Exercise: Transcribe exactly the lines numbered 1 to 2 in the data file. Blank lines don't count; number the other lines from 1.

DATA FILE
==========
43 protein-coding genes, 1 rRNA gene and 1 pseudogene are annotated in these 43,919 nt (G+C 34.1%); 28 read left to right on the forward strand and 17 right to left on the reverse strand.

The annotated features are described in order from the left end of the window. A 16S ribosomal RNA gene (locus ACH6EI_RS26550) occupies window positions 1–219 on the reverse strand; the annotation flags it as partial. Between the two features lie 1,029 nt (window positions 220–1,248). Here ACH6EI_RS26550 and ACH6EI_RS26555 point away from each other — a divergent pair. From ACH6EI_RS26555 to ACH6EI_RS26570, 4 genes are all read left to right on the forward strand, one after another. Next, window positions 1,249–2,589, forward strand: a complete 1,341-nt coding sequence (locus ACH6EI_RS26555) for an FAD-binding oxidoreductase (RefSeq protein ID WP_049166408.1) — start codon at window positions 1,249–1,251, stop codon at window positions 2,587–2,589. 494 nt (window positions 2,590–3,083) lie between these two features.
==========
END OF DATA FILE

43 protein-coding genes, 1 rRNA gene and 1 pseudogene are annotated in these 43,919 nt (G+C 34.1%); 28 read left to right on the forward strand and 17 right to left on the reverse strand.

The annotated features are described in order from the left end of the window. A 16S ribosomal RNA gene (locus ACH6EI_RS26550) occupies window positions 1–219 on the reverse strand; the annotation flags it as partial. Between the two features lie 1,029 nt (window positions 220–1,248). Here ACH6EI_RS26550 and ACH6EI_RS26555 point away from each other — a divergent pair. From ACH6EI_RS26555 to ACH6EI_RS26570, 4 genes are all read left to right on the forward strand, one after another. Next, window positions 1,249–2,589, forward strand: a complete 1,341-nt coding sequence (locus ACH6EI_RS26555) for an FAD-binding oxidoreductase (RefSeq protein ID WP_049166408.1) — start codon at window positions 1,249–1,251, stop codon at window positions 2,587–2,589. 494 nt (window positions 2,590–3,083) lie between these two features.